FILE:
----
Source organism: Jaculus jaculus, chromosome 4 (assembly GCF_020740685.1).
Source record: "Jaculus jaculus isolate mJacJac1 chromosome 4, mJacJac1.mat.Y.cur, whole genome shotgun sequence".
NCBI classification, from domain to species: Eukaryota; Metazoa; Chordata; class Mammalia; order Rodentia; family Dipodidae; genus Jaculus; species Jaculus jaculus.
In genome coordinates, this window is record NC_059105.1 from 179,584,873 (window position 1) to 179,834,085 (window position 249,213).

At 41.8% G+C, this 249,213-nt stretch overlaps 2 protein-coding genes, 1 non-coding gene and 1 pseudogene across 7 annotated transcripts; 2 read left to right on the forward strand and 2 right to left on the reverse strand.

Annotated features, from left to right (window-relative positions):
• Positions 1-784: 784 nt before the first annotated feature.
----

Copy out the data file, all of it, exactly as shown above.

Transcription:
Source organism: Jaculus jaculus, chromosome 4 (assembly GCF_020740685.1).
Source record: "Jaculus jaculus isolate mJacJac1 chromosome 4, mJacJac1.mat.Y.cur, whole genome shotgun sequence".
NCBI classification, from domain to species: Eukaryota; Metazoa; Chordata; class Mammalia; order Rodentia; family Dipodidae; genus Jaculus; species Jaculus jaculus.
In genome coordinates, this window is record NC_059105.1 from 179,584,873 (window position 1) to 179,834,085 (window position 249,213).

At 41.8% G+C, this 249,213-nt stretch overlaps 2 protein-coding genes, 1 non-coding gene and 1 pseudogene across 7 annotated transcripts; 2 read left to right on the forward strand and 2 right to left on the reverse strand.

Annotated features, from left to right (window-relative positions):
• Positions 1-784: 784 nt before the first annotated feature.